In an early section of the notorious essay, titled Motives, Nancy details the financial motive for murdering your husband. It was all very tongue-in-cheek, but creepy, nonetheless. “This is big. Divorce is expensive, and do you really want to split your possessions? Or if you married for money, aren’t you entitled to all of it?”
“The draw back,” she wrote, is that “the police aren’t stupid.” She told her female readers that they would be targeted. “So, you have to be organized, ruthless and very clever. Husbands have disappeared from cruise ships before. Why not yours?”
Next Up: The Weapon of Choice
Nancy advises her readers to avoid crimes of passion, because there’s “a trail that leads directly to you,” and “does not look like a stranger was involved.” Besides, “who’s going to clean the blood from your carpeting?” she asks.
The next step is getting the job done, and Nancy started with guns as a murder weapon. She acknowledged that they’re “loud, messy, [and] require some skill.” She wrote that if it takes “10 shots for the sucker to die,” then you either suck at aiming or the man’s on drugs.
Knives, Poison, and Hitmen: No
And forget about knives. Knives mean “blood everywhere,” which for Nancy, is “Eww.” A garrote (or a throttle) is not worth it since it requires a lot of upper body strength to strangle a person. There’s the option of poison, what she calls “a woman’s weapon,” but it takes too long.
“Plus, they are sick the entire time. Who wants to hang out with a sick husband?” Again, all very tongue-in-cheek. As for hiring a hitman. “Who knows hitmen?” she asked her readers. “And an amazing number of hit men rat you out to the police. Or blackmail you later.”
Everyone Has It in Them
Nancy also considered the options of a “heavy piece of equipment” or “hiring a lover,” but both are problematic for different reasons that she explains in the essay. In the end, she made it a point to add, “I find it easier to wish people dead than to actually kill them.”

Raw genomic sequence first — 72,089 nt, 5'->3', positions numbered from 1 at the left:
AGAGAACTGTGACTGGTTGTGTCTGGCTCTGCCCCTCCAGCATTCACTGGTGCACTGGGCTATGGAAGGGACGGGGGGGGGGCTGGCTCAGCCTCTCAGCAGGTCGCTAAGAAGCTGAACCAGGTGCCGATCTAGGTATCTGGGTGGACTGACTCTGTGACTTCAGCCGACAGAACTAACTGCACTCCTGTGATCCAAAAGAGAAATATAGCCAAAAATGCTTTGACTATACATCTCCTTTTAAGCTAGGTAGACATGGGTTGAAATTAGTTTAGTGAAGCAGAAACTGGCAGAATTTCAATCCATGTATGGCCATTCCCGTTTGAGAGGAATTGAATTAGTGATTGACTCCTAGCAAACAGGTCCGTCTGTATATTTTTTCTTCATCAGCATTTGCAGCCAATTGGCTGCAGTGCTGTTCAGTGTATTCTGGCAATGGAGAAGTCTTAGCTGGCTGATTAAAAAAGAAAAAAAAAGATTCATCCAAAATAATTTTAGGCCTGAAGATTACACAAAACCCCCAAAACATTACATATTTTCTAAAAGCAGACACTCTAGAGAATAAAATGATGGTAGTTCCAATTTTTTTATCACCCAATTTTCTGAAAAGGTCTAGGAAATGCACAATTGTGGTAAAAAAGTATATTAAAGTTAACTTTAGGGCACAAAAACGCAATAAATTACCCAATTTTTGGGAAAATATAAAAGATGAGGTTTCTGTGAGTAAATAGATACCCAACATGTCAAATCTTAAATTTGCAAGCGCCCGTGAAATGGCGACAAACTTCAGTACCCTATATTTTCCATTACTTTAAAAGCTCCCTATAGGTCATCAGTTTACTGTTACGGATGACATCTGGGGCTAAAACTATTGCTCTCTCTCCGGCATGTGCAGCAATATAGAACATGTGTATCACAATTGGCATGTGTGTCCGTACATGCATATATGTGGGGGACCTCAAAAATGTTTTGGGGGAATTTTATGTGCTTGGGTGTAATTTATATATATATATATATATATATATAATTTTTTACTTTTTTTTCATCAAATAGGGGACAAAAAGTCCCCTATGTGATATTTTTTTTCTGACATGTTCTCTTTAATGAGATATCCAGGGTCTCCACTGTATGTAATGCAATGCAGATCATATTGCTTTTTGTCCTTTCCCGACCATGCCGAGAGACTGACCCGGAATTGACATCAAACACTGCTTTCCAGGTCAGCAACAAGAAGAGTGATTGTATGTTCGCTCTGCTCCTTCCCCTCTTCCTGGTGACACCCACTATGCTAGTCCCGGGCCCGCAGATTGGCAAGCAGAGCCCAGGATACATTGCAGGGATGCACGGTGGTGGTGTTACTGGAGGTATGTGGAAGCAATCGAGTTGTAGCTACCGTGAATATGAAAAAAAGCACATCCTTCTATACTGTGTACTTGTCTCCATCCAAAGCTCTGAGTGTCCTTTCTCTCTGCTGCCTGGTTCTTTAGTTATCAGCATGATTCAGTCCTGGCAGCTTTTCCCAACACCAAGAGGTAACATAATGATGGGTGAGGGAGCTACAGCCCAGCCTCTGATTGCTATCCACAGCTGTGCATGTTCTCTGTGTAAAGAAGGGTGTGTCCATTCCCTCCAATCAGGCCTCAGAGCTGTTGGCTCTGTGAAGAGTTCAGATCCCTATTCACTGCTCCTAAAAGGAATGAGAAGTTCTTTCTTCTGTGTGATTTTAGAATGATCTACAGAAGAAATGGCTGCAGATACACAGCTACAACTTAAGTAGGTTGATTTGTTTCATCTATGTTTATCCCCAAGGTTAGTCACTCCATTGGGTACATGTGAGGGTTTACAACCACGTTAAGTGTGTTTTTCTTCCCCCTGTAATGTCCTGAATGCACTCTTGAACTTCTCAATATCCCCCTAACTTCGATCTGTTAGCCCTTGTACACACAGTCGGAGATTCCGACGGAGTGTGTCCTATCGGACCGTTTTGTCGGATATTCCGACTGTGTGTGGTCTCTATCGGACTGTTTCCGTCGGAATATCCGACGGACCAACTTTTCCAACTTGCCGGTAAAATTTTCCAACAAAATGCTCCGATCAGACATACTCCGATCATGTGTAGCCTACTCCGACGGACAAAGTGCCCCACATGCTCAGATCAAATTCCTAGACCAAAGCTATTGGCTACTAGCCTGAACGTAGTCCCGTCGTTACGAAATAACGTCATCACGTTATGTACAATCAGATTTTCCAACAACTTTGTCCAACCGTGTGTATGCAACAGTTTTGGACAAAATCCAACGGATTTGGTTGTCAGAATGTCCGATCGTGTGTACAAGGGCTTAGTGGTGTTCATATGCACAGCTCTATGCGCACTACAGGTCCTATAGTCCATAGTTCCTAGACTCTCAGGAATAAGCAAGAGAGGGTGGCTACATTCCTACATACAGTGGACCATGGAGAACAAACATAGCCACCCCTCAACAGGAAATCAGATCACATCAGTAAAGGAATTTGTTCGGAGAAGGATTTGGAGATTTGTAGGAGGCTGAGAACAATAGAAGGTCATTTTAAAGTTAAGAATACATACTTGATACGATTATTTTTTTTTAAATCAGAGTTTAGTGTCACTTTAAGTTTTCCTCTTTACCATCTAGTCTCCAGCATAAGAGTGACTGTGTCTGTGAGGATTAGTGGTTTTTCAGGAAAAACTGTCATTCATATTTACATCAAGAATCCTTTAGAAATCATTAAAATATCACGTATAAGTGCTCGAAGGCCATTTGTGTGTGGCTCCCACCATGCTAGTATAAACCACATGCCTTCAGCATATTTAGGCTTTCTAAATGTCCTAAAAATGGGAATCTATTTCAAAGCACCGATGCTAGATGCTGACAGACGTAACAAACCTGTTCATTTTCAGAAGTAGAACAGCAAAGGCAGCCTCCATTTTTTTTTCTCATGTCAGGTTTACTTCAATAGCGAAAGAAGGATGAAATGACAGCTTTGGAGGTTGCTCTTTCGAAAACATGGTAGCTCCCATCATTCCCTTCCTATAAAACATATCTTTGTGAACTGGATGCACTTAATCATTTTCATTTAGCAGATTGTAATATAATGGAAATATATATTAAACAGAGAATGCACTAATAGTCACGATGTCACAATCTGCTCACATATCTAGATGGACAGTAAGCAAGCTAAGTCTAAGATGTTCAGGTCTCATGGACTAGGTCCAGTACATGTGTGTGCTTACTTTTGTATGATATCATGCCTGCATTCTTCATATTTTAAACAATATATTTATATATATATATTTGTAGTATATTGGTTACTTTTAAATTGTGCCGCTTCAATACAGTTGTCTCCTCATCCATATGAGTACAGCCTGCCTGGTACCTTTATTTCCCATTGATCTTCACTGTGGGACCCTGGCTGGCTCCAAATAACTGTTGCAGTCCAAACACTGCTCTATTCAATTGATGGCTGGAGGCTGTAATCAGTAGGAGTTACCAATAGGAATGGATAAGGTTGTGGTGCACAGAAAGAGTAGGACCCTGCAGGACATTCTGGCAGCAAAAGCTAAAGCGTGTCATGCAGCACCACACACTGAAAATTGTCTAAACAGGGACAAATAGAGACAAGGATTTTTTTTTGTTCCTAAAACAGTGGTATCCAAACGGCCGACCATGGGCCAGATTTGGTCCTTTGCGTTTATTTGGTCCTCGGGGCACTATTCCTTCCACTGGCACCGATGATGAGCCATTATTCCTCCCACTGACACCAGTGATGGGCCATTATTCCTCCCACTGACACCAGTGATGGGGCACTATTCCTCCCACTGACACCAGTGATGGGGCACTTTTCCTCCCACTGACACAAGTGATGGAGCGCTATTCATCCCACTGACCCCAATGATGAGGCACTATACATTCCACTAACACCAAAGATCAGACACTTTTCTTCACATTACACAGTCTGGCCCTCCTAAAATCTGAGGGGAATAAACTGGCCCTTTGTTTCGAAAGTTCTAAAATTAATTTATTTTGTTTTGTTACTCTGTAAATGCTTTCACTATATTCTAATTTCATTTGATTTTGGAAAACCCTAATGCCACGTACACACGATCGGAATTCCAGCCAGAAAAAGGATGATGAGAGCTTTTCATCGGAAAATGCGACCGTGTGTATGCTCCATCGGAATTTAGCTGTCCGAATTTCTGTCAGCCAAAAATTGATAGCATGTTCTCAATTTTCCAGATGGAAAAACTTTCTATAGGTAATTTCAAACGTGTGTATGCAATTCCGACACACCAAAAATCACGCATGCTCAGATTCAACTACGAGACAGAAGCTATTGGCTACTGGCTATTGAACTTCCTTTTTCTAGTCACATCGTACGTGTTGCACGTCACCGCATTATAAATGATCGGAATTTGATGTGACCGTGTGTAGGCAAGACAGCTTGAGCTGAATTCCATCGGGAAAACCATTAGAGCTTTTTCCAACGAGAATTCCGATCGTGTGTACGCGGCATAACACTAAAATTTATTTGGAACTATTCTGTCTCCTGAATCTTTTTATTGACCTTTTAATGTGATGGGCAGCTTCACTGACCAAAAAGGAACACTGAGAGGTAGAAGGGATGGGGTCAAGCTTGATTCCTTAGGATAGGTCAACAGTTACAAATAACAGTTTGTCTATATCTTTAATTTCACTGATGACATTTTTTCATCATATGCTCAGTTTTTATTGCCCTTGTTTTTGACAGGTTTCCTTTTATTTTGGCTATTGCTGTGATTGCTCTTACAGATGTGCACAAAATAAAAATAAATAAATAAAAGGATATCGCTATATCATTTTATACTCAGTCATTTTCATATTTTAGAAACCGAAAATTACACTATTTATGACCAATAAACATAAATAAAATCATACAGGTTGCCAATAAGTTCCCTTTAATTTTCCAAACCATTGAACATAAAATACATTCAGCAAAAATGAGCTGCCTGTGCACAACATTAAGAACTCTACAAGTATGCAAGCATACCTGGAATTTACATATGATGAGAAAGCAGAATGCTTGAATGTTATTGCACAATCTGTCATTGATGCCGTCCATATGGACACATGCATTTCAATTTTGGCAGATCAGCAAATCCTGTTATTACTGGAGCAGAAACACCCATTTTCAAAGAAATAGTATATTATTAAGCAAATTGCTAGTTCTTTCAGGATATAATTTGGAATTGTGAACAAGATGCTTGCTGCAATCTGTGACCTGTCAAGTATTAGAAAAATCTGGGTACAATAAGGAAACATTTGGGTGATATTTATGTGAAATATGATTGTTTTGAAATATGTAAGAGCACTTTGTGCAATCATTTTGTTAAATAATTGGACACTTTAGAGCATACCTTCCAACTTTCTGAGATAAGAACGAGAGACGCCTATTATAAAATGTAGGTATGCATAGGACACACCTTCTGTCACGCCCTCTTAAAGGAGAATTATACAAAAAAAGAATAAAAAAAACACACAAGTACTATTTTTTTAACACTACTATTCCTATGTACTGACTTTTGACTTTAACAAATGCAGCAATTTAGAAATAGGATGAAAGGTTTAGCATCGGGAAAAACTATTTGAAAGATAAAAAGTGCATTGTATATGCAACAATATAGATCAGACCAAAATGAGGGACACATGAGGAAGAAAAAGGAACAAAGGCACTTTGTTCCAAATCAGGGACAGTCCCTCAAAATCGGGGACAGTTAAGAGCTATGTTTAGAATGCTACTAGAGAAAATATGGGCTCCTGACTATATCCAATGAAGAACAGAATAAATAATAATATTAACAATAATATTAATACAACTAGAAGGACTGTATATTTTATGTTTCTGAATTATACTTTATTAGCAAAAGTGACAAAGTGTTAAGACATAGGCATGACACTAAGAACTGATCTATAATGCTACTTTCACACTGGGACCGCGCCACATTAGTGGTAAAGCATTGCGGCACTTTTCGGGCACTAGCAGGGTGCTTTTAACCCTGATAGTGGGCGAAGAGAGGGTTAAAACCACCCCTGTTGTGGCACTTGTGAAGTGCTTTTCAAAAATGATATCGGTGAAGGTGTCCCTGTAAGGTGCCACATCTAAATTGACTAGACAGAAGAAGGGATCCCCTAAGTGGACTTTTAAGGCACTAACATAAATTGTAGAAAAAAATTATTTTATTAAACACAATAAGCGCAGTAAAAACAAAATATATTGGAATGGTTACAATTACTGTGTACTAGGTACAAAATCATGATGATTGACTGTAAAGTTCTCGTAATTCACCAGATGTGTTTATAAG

The thing she knows about murder, she wrote, “is that every one of us have it in him/her when pushed far enough.” Was Nancy pushed to her limit? To commit the very act she wrote about in such detail?
She Knew the Day Was Coming
Not only did detectives find the ghost gun purchase, but they also discovered that Nancy had bookmarked a post called “10 Ways to Cover Up a Murder” in an iTunes account that she and her husband shared.
When arrested in the fall of 2018, she was quoted as asking the police “You’re arresting me? You must think I murdered my husband.” Next came the murder charge. For Dan’s family members, “there’s no question in their minds who caused his death.” The problem, though, was that it was all circumstantial evidence. Nothing concrete.
In the Name of Covid
It took three years for Nancy to face trial, which began in early April 2022. That means Dan’s family had to wait all that time for justice. Nancy, meanwhile, had been waiting behind bars in her least favorite color, orange.
Why did it take three years? Well, the pandemic is largely to blame, and Nancy’s lawyers were accused of using the pandemic to squirm out of the consequences. They tried to set a motion to let her await trial in a guest house – so she would’nt get Covid.
Not Guilty, Your Honor
They also tried to delay the trial on the idea that older jurors – who would be more likely to view the defendant in a favorable light – would probably skip jury duty for fears of catching the virus. They tried, failed, and finally had to face the music. The trial was set.
She pleaded not guilty to the murder. What might come as a surprise to some is that on the first day of the trial, Nancy’s blog post, How to Murder Your Husband, was already excluded from the trial’s evidence.
On a Path of Financial Ruin? Or Not…
Judge Ramras agreed to exclude the blog since “Any minimal probative value of an article written that long ago is substantially outweighed by the danger of unfair prejudice and confusion of the issues.”
Also on the first day, the financial challenges of the Brophys were discussed. While the prosecution argued that Nancy was “on a path of financial ruin” at the time of the murder, the defense claimed that things were actually starting to look up for the couple. The prosecution then pointed to all of Nancy’s gun purchases…
A Plot to Murder? Or Research for a Novel…
Nancy was spending a lot of money on firearms. In late 2017, she began researching “ghost guns” online, which the prosecution argued was the first step in plotting her husband’s murder. The defense? That she was doing research for her new novel.